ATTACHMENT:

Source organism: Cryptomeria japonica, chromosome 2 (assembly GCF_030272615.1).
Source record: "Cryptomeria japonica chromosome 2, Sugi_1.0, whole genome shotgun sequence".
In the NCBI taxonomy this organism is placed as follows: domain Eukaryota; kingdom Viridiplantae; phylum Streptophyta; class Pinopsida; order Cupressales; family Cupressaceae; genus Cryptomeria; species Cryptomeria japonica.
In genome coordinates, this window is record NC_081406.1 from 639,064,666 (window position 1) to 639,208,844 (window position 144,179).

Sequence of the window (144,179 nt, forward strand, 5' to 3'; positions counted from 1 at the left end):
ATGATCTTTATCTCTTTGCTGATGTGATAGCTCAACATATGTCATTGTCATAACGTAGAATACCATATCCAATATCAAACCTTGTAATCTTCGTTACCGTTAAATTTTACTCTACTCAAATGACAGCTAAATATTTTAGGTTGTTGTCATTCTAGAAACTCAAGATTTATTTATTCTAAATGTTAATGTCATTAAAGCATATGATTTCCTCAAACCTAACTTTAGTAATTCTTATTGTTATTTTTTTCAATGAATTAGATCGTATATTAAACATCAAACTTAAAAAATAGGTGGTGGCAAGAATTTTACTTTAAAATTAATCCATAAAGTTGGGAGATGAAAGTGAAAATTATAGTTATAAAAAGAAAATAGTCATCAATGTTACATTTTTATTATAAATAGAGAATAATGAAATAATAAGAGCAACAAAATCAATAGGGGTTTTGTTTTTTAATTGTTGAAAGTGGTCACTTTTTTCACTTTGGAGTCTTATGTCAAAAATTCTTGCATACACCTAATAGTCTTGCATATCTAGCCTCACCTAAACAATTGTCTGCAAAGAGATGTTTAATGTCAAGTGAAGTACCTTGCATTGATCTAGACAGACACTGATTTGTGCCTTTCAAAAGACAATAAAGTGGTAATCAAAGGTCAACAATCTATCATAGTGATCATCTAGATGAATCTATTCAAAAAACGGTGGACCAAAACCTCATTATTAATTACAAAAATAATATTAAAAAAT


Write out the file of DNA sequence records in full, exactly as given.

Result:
Source organism: Cryptomeria japonica, chromosome 2 (assembly GCF_030272615.1).
Source record: "Cryptomeria japonica chromosome 2, Sugi_1.0, whole genome shotgun sequence".
In the NCBI taxonomy this organism is placed as follows: domain Eukaryota; kingdom Viridiplantae; phylum Streptophyta; class Pinopsida; order Cupressales; family Cupressaceae; genus Cryptomeria; species Cryptomeria japonica.
In genome coordinates, this window is record NC_081406.1 from 639,064,666 (window position 1) to 639,208,844 (window position 144,179).

Sequence of the window (144,179 nt, forward strand, 5' to 3'; positions counted from 1 at the left end):
ATGATCTTTATCTCTTTGCTGATGTGATAGCTCAACATATGTCATTGTCATAACGTAGAATACCATATCCAATATCAAACCTTGTAATCTTCGTTACCGTTAAATTTTACTCTACTCAAATGACAGCTAAATATTTTAGGTTGTTGTCATTCTAGAAACTCAAGATTTATTTATTCTAAATGTTAATGTCATTAAAGCATATGATTTCCTCAAACCTAACTTTAGTAATTCTTATTGTTATTTTTTTCAATGAATTAGATCGTATATTAAACATCAAACTTAAAAAATAGGTGGTGGCAAGAATTTTACTTTAAAATTAATCCATAAAGTTGGGAGATGAAAGTGAAAATTATAGTTATAAAAAGAAAATAGTCATCAATGTTACATTTTTATTATAAATAGAGAATAATGAAATAATAAGAGCAACAAAATCAATAGGGGTTTTGTTTTTTAATTGTTGAAAGTGGTCACTTTTTTCACTTTGGAGTCTTATGTCAAAAATTCTTGCATACACCTAATAGTCTTGCATATCTAGCCTCACCTAAACAATTGTCTGCAAAGAGATGTTTAATGTCAAGTGAAGTACCTTGCATTGATCTAGACAGACACTGATTTGTGCCTTTCAAAAGACAATAAAGTGGTAATCAAAGGTCAACAATCTATCATAGTGATCATCTAGATGAATCTATTCAAAAAACGGTGGACCAAAACCTCATTATTAATTACAAAAATAATATTAAAAAAT